• t∈{1,…,M},M∈ℕ and M is the maximal degree of the branches;

  • r is the number of branches of the same degree.

The hierarchical structure of the scheduler is updated periodically after the execution of k-generation evolutionary processes in each active branch. We call such a process a k-periodic metaepochM k ,(k∈ℕ) and define it in the following way:
$$ M_k \bigl(P^e_{(r,t)}\bigr) = \bigl( P^{e+l}_{(r,t)}, \widehat{s} \bigr) $$
where \(\widehat{s}\) is the best adapted individual in the metaepoch, \(P^{e}_{(r,t)}, (t\in \{1,\ldots, M\}, M\in \mathbb{N})\).
New branches of the higher degree can be created in neighborhoods of the best adapted individuals found in each active branch by using a Sprouting Operation (SO) defined as follows:
$$ \mathit{SO}\bigl(P^{e}_{(r,t)}\bigr) = \bigl(P^{e}_{(r,t)}, P^{0}_{(r', t+1)}\bigr) $$
where \(P^{e}_{ (r,t) }\) is a parental branch, and \(P^{0}_{(r+1,t+1)}\) denotes an initial population for a new branch of degree t+1. Individuals in this population are selected from an S t -neighborhood (1≤S t n) of the best adapted individual \(\widehat{S}\) in the parental population \(P^{e}_{(r,t)}\). This neighborhood is created by all possible permutations or reassignments of tasks in (nS t )-length suffix of \(\widehat{S}\). The S t -length prefix of a given schedule S is generated by using the following operator:
$$ A_{(S_t)}(S) = \tilde{S},\qquad |\tilde{S}|=S_t,\quad S_t\leq n $$
where \(|\tilde{S}|\) denotes the length of the suffix in the permutation sequence which encodes the schedule S. The values of S t parameters may be different in branches of the different degrees. In this paper we assume that these parameters can be calculated in the following way:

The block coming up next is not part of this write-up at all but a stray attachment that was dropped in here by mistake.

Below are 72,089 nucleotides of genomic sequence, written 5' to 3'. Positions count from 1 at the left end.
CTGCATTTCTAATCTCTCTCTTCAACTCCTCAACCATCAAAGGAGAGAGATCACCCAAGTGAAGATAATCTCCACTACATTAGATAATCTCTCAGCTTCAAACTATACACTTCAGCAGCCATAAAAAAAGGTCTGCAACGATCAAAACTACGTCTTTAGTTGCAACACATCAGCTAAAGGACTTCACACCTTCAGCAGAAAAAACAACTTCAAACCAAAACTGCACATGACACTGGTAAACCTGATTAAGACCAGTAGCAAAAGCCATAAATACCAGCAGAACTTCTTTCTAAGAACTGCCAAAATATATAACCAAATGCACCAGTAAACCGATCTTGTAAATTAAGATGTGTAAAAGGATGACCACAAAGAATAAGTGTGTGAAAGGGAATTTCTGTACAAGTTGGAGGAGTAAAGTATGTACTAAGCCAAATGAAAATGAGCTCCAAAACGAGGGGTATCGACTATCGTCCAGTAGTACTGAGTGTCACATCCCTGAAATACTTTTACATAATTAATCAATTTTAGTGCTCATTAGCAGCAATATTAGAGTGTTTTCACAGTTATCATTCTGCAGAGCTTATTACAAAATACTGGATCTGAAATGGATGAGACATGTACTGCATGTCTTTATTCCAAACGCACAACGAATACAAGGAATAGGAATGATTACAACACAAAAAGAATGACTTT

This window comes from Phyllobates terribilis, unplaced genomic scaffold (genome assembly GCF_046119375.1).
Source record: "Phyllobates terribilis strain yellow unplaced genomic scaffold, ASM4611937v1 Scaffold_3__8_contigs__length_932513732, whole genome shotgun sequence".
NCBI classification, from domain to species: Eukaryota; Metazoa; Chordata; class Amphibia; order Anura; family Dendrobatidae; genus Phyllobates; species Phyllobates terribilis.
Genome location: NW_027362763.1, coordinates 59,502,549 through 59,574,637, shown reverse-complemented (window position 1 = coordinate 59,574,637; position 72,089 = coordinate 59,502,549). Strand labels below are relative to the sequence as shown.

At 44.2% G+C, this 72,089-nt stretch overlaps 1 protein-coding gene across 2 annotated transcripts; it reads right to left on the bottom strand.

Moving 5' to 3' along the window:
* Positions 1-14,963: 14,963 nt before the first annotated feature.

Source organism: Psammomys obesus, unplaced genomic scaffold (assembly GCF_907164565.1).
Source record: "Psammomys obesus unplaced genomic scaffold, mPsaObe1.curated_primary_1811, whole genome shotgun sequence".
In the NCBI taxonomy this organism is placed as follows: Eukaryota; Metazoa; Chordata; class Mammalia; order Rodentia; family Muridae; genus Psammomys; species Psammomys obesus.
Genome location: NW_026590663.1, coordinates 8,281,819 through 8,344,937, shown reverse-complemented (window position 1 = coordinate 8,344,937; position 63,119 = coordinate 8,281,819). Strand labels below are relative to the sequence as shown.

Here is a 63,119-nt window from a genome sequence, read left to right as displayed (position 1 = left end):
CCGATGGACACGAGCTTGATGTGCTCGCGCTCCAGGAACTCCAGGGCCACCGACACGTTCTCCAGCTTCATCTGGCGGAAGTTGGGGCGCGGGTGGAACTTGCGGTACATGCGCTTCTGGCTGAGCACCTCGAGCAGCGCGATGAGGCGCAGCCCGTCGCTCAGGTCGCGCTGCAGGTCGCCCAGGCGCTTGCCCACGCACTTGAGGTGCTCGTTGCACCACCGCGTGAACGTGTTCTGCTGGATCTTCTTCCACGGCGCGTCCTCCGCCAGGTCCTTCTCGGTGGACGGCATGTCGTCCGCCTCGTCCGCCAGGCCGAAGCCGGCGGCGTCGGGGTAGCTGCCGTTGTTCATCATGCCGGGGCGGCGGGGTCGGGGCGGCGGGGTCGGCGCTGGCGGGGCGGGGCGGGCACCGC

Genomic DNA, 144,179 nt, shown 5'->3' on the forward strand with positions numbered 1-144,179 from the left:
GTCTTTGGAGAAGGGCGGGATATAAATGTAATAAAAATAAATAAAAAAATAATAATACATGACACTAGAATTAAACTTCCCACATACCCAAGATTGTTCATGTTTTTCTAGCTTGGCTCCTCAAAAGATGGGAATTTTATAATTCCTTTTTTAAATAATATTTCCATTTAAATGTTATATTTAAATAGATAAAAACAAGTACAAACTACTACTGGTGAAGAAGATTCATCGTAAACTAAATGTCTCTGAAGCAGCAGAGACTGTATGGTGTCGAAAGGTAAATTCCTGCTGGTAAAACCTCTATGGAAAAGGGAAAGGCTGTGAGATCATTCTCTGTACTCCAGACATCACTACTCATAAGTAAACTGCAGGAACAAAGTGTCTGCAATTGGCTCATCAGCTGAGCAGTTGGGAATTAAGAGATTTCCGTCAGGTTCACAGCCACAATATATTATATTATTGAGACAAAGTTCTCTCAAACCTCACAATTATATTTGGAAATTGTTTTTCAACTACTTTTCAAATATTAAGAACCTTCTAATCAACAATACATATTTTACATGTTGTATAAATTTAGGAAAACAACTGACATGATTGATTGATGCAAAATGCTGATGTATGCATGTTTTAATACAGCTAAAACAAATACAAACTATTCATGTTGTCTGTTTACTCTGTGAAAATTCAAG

$$ S_t = (suf)^t\cdot n $$
where suf∈[0,1] is a global strategy parameter called a neighborhood parameter and t is the branch degree.
The sprouting operation is conditionally activated depending on the outcome of a Branch Comparison (BC) binary operator applied for parental and its all directly sprouted branches. It is used for the detection of ‘similarity’ of the resulting populations in each parental-sprouted pair of branches. Formally the BC:Q→{0,1} operator is defined by the following formula: where Q={(X,Y,S t )} and X,Y—are the populations in branches of degrees t and t+1 respectively. This operator is activated after execution of at least two metaepochs in the core. The outcome of the BC operator is 1 if the parental branch and its “descendant” (sprouted) branch operate in a similar region in the optimization landscape. In such a case another metaepoch is executed in the parental branch without creating any new process. This technique is crucial in an effective management of the algorithm structure by preventing the activation of many similar processes in the same local region, which usually increase significantly the complexity of the whole strategy.